Tuesday, April 6, 2021

Visiting the Darlingtonia Wayside

When Andrew proposed that we take a COVID-safe trip to the Oregon coast and mentioned going further south than we'd been before—maybe to Florence—my first thought was ...yes! Darlingtonia!

This small state park—just 18 acres—is the only Oregon state park property "dedicated to the protection of a single plant species. Concurrently, the plants it protects are the only carnivorous flora in the system." (source)

"Darlingtonia californica is a carnivorous plant native to Oregon and northern California’s few areas of boglands and meadows that have acidic soils with low nitrogen." (source)

The main event is just a short stroll across this bridge and through the trees...

Since I'd seen a few dozen skunk cabbage from the windows of the car, as we sped along the highways, it was nice to finally get a chance to snap a photo or two.

Ditto for the dear fern, Blechnum spicant.

I know skunk cabbage (Lysichiton americanus) is named for it's distinctive odor, but I was unable to smell a skunky smell.

Andrew for scale as we arrive at the boardwalk through/over the darlingtonia-scape...

And there they are!

Okay I won't lie. I really wanted to get down in there and clean things up. Yes it's true, I am a tidy gardener. All of those old bits need to be cleaned out so the newer bits could shine...

It was an impressive sight, so many in one place!

And the fact we could walk above them and not disturb was a nice thing.

The general wisdom is that in order to grow these plants successfully you need to not only meet their requirements for the proper soil acidity but that they need moving water, not river-type moving, but also not still. 

Several years ago I was given a division of the Darlingtonia californica growing at Floramagoria, thankfully I didn't know then just how challenging these are to grow. Ignorance can be a blessing! I plopped them in a non-draining container and they've done well for me ever since. I think maybe the fact I top off the water level frequently during the summer, with a spray from the hose, must help. Acting almost like moving water?...

More deer fern...

Headed back to the car now.

Mossy tree octopus!

To wrap up things I thought I would include a couple photos of my plants at home, from prior years. The blooms during the summertime...

And an arty shot of the insect-fooling windows at the tops of the cobra-like shaped plant.

Weather Diary, April 5: Hi 62, Low 36/ Precip 0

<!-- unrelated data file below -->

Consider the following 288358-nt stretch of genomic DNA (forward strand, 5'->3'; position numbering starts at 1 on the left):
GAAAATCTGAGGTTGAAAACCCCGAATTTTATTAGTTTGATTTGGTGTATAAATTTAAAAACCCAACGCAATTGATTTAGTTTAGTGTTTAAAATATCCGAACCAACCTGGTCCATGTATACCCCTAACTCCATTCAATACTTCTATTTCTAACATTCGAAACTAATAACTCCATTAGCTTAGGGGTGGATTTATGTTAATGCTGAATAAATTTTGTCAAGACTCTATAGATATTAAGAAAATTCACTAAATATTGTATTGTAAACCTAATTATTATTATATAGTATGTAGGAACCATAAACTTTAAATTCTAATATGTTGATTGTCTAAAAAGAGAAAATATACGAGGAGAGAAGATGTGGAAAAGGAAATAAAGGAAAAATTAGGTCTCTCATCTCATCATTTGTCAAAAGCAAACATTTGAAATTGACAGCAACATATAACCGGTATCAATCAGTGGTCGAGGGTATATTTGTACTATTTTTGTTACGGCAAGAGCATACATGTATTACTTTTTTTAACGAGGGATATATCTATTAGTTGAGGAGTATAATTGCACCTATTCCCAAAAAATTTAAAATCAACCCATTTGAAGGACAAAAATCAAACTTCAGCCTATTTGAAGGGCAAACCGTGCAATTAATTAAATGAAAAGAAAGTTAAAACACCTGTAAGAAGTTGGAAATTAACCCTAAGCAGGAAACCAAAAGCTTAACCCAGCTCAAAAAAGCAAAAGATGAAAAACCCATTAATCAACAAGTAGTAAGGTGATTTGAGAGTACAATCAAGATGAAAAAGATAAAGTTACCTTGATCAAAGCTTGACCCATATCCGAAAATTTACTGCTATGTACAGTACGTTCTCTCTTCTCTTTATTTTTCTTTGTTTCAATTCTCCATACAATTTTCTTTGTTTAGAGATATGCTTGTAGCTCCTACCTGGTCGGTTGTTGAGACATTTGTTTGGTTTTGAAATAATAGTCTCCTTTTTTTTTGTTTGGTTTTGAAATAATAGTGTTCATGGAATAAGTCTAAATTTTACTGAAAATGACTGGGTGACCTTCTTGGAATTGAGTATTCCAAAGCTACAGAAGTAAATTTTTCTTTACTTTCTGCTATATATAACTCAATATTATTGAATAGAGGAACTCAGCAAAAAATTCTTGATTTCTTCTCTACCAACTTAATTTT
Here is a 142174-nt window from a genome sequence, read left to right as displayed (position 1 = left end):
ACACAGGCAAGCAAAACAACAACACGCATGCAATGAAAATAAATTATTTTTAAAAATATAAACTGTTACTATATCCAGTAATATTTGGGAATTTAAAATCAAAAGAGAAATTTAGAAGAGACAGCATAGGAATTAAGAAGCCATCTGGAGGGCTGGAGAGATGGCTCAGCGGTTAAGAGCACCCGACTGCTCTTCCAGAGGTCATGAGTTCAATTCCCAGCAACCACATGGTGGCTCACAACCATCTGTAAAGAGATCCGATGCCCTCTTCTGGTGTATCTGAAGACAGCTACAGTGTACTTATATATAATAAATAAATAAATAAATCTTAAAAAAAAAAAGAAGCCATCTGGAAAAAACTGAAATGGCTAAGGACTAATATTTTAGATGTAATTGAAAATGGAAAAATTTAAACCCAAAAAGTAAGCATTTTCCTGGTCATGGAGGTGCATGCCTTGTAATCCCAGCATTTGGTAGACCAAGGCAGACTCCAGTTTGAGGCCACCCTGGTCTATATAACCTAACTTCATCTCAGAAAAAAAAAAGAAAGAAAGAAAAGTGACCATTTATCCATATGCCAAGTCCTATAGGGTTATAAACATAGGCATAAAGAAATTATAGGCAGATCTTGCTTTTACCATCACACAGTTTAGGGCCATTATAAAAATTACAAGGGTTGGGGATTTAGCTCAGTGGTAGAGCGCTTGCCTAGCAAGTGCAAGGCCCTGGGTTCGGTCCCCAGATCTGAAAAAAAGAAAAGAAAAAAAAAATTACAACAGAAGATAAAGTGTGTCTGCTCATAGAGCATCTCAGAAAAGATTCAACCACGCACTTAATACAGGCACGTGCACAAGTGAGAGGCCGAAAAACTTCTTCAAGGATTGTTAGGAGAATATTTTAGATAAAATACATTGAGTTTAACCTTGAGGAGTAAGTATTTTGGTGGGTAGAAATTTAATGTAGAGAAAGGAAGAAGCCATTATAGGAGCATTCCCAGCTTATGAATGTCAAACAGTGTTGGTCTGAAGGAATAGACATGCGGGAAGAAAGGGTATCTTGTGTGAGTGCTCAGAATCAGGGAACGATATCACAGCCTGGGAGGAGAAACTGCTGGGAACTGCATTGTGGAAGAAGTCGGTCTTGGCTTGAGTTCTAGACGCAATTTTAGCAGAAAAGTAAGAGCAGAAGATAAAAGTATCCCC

All material © 2009-2021 by Loree Bohl for danger garden. Unauthorized reproduction prohibited and just plain rude.


  1. I don't think I've ever seen carnivorous plants in their native setting; very impressive, even if not quite as tidy as either one of us prefers. Just goes to show that nature doesn't require any of this tidiness, it's more for us and what appeals to our esthetic nature. The blooms in your home photo are quite remarkable!

    1. Ya, tidiness doesn't really seem to be a prerequisite for a happy plant habitat.

  2. What an incredible sight to see so many in one place. They kind of reminded me of children's sock puppets all chatting together. Thanks for sharing.

    1. There were a lot animated conversations underway!

  3. An entire botanic garden dedicated to a single plant is amazing! Being rather tidy myself, I understand the urge to clean up those beds but then maybe those conditions are useful in encouraging the plant's spread.

    I had a small Darlingtonia californica which perished during my short time up in Northern CA - BUT I plan on getting a rather large specimen from California Carnivores this year.

    How cool it is to see all those beautiful carnies up close, in the wild...

    May I have your permission to use one in a Post? With all the appropriate crediting, of course.

  5. Fascinating. This reminds me of The Ridges Sanctuary in Door County, which has acidic soils and a very unique habitat for plants, including some carnivorous ones. I'll put this place on my list for when I come visit the area.

  6. Wow, amazing looking plants and place! Lulu of Long Mizzle Garden x

  7. Bogs are wonderful and this one looks like a real gem. So glad someone had the foresight to protect it. To think that our predecessors used to think that wetlands and deserts were wastelands, ha!

    1. So sad! Tempting to think we've discovered the err of our ways but yet I don't think we have.

    2. Sadly, I fear you are right.

  8. Did you you stop at the other short pullout area on 199 to see more Darlingtonia
    ? We always stop and see those places heading to the coast

  9. Jeanne M DeBenedetti KeyesApril 13, 2021

    So love the Darlingtonia Wayside! Lovely pics, Loree. The flowers are just gorgeous. Can't beat those mossy trees. My Darlingtonias came through our ice/snow event but my sarracenias look pretty sad. Waiting to see if they survived!


Thank you for taking the time to comment. Comment moderation is on (because you know: spam), I will approve and post your comment as soon as possible!